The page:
Kristen Harris' laboratory studies structural synaptic plasticity in the developing and mature nervous system. Her group has been among the first to develop computer-assisted approaches to analyze synapses in three dimensions through serial section electron microscopy (3DEM) under a variety of experimental and natural conditions. These techniques have led to new understanding of synaptic structure under normal conditions as well as in response to experimental conditions such as long-term potentiation, a cellular mechanism of learning and memory. The body of work includes novel information about how subcellular components are redistributed specifically to those synapses that are undergoing plasticity during learning and memory, brain development, and pathological conditions including epilepsy. Theoretical and computational methods include computational vision for 3D EM reconstruction, high-dimensional spline methods, and molecular simulations of neurotransmitter signaling across the synaptic cleft.
Department of Neuroscience
Laura Colgin is an Associate Professor in the Department of Neuroscience at the University of Texas at Austin. She received her PhD from the Institute for Mathematical Behavioral Sciences at the University of California at Irvine, and she completed her postdoctoral training in the laboratory of Nobel Laureates Edvard and May-Britt Moser. Her research uses state-of-the-art multisite recording and multivariate analysis techniques to address several key questions in systems neuroscience, including how the hippocampus stores and retrieves memories and how neuronal computations in the entorhinal-hippocampal network create the spatial component of these memories.
Department of Neuroscience
We study information processing and learning in the cerebellum. Our main experimental approach involves the use of eyelid conditioning as a way to control cerebellar inputs and monitor cerebellar output in vivo. Through behavioral analysis, in vivo recordings and other manipulations such as stimulation and inactivation we try to understand what the cerebellum computes and the mechanisms that implement these computations. We augment these studies with computational approaches that include large-scale computer simulations and mathematical models. The large-scale simulations have been under development for over 25 years. They involve building conductance-based spiking representations of each cerebellar cell type, developing algorithms to interconnect these neurons in ways that represent cerebellar synaptic organization, and testing them using inputs derived from our empirical studies. Current versions involve over one million neurons implemented on GPU-based workstations. These simulations, along with simpler mathematical models when useful, allow us to generate new, empirically testable predictions, to understand our data better and to determine the computational principles that make up cerebellar function. Big questions include how inputs are transformed to improve learning and to implement stimulus-temporal coding required for the well-timed learning the cerebellum mediates. We are also interested in the role of feedback in neural system function and in neural/system adaptations that make learning more efficient and that improve performance in the face of noisy inputs.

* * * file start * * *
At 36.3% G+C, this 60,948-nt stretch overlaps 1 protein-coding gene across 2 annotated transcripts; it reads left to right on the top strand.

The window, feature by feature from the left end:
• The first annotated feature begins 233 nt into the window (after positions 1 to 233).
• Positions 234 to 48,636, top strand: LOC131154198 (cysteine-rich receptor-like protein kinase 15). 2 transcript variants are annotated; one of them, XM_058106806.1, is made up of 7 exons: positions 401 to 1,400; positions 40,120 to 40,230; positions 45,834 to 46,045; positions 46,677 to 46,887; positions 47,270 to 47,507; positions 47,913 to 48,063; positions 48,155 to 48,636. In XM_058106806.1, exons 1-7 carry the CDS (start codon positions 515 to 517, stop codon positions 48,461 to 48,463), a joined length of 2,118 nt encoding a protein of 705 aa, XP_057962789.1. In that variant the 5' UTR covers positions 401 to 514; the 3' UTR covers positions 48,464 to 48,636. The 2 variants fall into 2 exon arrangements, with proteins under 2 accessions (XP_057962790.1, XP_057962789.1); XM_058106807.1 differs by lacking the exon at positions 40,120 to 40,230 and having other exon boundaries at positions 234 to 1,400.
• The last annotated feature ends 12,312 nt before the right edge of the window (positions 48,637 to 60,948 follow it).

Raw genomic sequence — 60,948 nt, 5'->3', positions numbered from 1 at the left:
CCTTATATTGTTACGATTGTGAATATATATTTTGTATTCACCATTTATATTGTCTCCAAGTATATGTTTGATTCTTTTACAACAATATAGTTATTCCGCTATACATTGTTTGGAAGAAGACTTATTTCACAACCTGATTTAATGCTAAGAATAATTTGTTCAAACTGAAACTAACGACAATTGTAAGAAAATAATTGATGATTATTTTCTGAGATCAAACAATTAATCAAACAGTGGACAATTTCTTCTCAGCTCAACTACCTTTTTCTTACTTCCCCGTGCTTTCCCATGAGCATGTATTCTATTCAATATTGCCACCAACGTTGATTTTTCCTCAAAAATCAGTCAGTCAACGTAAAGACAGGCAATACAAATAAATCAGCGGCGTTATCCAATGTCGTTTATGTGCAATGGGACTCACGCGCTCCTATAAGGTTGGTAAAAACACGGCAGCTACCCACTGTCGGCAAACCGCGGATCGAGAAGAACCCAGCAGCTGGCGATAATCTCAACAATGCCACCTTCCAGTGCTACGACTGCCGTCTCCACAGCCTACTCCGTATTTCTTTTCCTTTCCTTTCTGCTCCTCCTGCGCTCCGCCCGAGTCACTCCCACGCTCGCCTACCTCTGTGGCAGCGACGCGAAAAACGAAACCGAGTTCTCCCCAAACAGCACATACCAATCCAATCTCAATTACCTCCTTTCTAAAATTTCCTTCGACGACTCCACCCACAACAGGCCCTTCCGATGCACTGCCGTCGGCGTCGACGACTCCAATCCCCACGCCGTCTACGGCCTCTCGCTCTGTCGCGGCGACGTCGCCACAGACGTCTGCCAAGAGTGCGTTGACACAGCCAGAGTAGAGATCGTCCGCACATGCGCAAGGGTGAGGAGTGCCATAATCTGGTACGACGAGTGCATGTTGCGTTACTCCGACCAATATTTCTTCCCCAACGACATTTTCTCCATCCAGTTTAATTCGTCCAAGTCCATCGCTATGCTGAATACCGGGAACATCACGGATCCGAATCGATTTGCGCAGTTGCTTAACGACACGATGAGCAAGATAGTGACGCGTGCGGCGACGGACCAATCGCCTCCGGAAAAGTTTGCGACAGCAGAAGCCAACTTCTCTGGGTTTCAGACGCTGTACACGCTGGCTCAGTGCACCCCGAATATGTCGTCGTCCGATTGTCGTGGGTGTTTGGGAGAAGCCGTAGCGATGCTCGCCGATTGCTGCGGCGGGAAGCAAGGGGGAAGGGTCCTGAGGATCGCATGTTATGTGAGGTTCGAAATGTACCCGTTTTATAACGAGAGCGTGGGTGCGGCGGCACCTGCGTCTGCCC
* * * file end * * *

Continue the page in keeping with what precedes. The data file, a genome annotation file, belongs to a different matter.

Department of Neuroscience
Nicholas Priebe received his Ph.D. in Physiology from the University of California, San Francisco in 2001 after studying adaptation in motion-selective neurons with Stephen Lisberger. Dr. Priebe was a postdoctoral fellow with David Ferster at Northwestern University, investigating the mechanisms underlying neronal responses in primary vusual cortex. The massive expansion of cerebral cortex is a hallmark of the human brain. We know that the cortex plays an essential role in our perceptions and actions. Sensory inputs from the periphery are transformed in the cortex, allowing us to generate appropriate motor outputs. Dr. Priebe's lab studies the cortical circuitry and the computations that underlie such transformations, using vision as a model system. In visual cortex, neuronal circuitry performs the computations that extract motion, orientation and depth information about the visual environment from subcortical inputs. For example, primary visual cortex (V1) is the cortical location in which information from the two eyes is first integrated, ultimately allowing us to perceive depth in our visual field. By understanding the circuitry that underlies these kinds of computations, we gain insight into similar computations that occur throughout cortex.